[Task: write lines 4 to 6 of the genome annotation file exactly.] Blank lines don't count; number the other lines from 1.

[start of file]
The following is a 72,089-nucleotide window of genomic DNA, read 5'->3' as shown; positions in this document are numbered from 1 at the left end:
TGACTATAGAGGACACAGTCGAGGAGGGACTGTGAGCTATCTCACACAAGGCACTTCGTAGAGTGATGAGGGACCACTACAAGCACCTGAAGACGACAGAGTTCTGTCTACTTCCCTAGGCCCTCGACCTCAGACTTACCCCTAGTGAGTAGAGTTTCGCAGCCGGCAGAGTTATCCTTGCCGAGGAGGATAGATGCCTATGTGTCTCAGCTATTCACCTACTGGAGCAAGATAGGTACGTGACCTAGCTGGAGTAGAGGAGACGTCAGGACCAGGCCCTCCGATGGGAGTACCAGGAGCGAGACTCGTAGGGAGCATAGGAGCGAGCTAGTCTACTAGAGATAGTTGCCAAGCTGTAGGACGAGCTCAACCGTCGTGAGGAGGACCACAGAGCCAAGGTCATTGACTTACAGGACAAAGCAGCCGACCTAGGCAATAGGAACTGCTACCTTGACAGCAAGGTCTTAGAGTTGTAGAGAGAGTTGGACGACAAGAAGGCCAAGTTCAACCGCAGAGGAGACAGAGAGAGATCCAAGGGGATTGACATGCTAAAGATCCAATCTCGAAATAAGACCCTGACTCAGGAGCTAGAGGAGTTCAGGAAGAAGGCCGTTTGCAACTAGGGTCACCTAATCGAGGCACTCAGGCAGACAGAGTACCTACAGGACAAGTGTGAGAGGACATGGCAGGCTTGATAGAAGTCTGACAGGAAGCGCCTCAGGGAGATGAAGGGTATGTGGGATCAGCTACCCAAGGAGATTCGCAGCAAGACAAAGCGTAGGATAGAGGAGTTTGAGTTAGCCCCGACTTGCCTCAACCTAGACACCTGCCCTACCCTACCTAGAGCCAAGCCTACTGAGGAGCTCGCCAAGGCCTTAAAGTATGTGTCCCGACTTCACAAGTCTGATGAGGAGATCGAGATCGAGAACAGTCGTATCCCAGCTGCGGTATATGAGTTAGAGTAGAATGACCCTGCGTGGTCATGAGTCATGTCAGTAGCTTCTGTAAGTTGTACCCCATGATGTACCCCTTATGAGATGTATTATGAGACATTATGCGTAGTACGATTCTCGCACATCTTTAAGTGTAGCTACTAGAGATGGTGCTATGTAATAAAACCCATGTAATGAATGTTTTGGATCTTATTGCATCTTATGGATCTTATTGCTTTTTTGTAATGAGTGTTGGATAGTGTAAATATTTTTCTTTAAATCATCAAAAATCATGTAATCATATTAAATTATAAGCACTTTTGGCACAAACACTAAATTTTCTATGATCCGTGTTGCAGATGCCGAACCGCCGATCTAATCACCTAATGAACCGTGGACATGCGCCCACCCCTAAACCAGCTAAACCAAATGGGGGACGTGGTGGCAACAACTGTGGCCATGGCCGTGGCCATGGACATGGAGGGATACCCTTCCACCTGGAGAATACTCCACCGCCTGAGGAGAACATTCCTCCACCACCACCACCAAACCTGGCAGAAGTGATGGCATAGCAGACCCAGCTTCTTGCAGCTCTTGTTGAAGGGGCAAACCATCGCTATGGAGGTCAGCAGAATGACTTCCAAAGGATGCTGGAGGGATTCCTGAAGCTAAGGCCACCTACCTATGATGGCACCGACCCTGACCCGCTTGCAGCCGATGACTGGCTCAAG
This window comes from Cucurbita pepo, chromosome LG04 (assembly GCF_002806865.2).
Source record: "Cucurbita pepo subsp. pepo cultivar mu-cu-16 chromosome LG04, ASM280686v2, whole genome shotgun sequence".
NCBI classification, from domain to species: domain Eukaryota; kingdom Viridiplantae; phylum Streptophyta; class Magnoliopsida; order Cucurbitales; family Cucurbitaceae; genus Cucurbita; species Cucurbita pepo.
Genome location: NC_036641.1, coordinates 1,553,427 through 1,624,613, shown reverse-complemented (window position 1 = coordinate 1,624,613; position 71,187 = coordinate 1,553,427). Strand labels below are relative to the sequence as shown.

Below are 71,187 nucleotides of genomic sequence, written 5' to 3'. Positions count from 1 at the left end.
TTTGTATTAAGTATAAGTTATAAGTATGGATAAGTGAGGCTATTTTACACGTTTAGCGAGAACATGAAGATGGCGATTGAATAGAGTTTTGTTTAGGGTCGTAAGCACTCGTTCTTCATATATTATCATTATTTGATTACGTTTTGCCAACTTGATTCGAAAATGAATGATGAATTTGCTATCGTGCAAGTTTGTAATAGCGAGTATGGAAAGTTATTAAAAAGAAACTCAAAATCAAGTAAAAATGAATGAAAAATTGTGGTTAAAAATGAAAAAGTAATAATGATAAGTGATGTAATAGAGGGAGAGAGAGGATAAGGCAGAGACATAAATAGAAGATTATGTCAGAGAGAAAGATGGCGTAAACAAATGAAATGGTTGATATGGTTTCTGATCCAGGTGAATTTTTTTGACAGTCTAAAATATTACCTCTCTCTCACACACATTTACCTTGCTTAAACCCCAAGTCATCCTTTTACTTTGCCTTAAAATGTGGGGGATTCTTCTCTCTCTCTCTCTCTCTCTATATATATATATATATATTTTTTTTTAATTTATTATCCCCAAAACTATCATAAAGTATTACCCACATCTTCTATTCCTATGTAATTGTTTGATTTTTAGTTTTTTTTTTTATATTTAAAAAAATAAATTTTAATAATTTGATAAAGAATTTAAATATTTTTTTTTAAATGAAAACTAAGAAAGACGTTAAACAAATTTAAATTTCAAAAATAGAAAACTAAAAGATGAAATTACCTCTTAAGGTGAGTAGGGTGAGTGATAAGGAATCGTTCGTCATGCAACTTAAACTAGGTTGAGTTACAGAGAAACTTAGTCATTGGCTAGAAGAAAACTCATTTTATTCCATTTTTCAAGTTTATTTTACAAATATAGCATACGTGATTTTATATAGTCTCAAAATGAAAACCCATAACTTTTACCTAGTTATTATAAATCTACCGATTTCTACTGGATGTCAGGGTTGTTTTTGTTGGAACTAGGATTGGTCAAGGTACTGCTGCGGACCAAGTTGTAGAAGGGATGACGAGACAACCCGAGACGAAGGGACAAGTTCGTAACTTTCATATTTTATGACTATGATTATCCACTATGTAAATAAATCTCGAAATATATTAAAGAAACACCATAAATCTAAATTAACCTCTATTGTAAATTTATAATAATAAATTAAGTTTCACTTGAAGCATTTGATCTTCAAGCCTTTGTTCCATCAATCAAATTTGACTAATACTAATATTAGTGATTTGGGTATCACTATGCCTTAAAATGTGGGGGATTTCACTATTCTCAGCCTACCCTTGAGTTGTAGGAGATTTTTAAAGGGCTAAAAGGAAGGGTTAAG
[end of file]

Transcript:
Source record: "Cucurbita pepo subsp. pepo cultivar mu-cu-16 chromosome LG04, ASM280686v2, whole genome shotgun sequence".
NCBI classification, from domain to species: domain Eukaryota; kingdom Viridiplantae; phylum Streptophyta; class Magnoliopsida; order Cucurbitales; family Cucurbitaceae; genus Cucurbita; species Cucurbita pepo.
Genome location: NC_036641.1, coordinates 1,553,427 through 1,624,613, shown reverse-complemented (window position 1 = coordinate 1,624,613; position 71,187 = coordinate 1,553,427). Strand labels below are relative to the sequence as shown.